ROBERT LUKE IROGA
Little Lilly was only few months old when her father Joab (not their real names) left for overseas as an apple-picker under a private scheme arrangement. Joab was extremely excited about the prospect of buying his first car and even building a dream home after his first overseas outing. Before he took to the skies, Joab kissed his little princess Lilly then embraced the warmth of his loving wife before boarding a plane for the first time. Joab promised to phone home as soon as he landed in Brisbane before heading to the countryside where he would be working. With the support of his friends who arranged his trip and picked him at the airport Joab called home to hear the softly sound of his little daughter’s voice at the end of the phone then tenderly said good-night to his dearest wife.
As promised and heavily discussed prior to his departure that on his first pay-day Joab would send half of his salary for his beloved wife and his little queen. He did exactly that two weeks into his new job. Life appeared to be blooming at both ends as money endlessly streamed from Australia and phone calls were regular and sweet. In one of the long phone conversations Joab assured his wife that she should start browsing the net for a Japanese used car and picked the vehicle of her choice and he’ll wire the money for her to purchase it. However in what seemed to be a strange shift, Joab told his wife they’d delay the acquisition of the vehicle for a few more months to allow him to save a little bit more money. His wife happily accepted the suggestion and waited patiently. Interestingly, the phone calls were becoming irregular and the Western Union transfers too had dried up. Joab appeared to lose interest in his lover in Honiara as he found new friends and spent his money on them and alcohol.
He eventually changed his number and used different mobile sim-cards to call his family not on a regular basis as he had used to do. Little Lilly too had began to ask mum why dad had not been calling. She was nearly four years old. Her mother had looked for excuses to tell Lilly that dad would call and he would be sending presents for her fourth birthday. Sadly Joab would not even find time to wish her princess happy birthday and because her mum was unemployed they were unable to celebrate her birthday for the first time.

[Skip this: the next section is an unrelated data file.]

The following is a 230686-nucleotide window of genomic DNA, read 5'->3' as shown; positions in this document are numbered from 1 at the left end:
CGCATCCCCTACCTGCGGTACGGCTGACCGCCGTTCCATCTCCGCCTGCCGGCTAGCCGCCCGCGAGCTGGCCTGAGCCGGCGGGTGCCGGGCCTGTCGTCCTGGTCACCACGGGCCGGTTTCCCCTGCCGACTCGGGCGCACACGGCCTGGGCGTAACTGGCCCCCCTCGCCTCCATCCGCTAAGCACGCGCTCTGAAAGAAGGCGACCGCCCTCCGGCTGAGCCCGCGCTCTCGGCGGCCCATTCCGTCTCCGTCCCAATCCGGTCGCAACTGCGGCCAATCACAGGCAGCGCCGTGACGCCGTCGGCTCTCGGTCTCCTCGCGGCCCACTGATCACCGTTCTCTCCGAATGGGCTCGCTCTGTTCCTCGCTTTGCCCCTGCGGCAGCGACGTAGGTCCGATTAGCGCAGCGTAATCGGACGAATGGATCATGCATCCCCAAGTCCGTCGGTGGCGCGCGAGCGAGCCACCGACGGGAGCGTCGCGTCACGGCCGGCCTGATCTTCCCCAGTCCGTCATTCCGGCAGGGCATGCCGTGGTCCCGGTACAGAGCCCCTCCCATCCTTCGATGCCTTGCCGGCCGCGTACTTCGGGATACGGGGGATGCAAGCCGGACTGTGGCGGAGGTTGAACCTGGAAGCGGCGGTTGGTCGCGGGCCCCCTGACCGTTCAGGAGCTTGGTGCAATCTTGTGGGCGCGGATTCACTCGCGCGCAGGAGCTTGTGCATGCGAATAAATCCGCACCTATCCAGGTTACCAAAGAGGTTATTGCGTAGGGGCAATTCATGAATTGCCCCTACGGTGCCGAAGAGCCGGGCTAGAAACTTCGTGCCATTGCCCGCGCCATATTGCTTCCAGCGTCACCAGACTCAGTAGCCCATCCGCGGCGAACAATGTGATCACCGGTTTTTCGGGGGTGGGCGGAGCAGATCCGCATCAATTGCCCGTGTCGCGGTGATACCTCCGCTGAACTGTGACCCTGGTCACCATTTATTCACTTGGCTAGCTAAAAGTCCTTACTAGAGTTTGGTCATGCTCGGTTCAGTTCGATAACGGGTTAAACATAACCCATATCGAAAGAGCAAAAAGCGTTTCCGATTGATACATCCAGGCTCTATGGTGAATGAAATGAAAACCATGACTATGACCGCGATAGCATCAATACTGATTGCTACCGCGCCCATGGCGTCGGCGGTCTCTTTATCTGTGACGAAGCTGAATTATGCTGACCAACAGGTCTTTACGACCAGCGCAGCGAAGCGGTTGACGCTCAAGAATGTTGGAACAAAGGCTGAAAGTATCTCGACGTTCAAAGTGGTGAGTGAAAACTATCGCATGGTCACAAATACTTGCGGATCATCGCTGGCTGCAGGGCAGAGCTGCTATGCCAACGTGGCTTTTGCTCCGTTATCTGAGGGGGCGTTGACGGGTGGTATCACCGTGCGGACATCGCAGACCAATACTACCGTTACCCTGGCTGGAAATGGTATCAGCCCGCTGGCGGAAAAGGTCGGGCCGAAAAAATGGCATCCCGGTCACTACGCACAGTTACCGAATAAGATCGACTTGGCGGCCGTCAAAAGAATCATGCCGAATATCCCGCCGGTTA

The wife had began to wonder if Joab was okay and every time she attempted to ring those numbers he used to call her on— they were turned off. For few months Joab had not call his wife and little Lilly. However one day he called and apologized for the long break in phone calls explaining he had moved to a new farm and there was no satellite coverage. Not knowing that Australia has 100 percent mobile coverage the poor mum accepted Joab’s explanation. The dubious love appears to hit the right track again except that there was no money and no regular phone calls. Joab’s wife would go to bed with little to eat and sometimes her relatives would offer financial assistance just enough to keep her and Lilly going for another day.
Each day she would ponder on the huge promises that Joab made which now appeared remote as he hardly called or wired the funds to accelerate the dream.
As a mother she felt something must have gone wrong but was often comforted by her husband’s commitment as a faithful Christian.
However there were signals from Australia from individuals who knew Joab that indicated that Joab had found somebody and moved in to live with her in the main city. He had left his job as an apple picker and now works for her family business. Joab’s wife refused to accept those rumour mills. Not until in the middle of the night when she had already gone to bed and was woken-up by the sound of a text message. She gently opened the message and it read like this: My dear, I am sorry to let you know I have now found an Aussie girl, but you remain my Solo wife. She tumbled on the floor and reached out for her phone with a bleeding heart – hit the reply button but there was no credit for her to urgently reply to her husband’s admittance.
The mother admitted to this magazine that regardless of the actions of her husband she’s struggling in the difficult economic environment in Honiara she just manages to keep her family survive with no assistance from her husband.
Whilst this story may sound ludicrous I have been told there are many husbands who have gone overseas on similar jobs and have not returned.
It is therefore important that the government or faith based organisations look at ways to addressing such victims.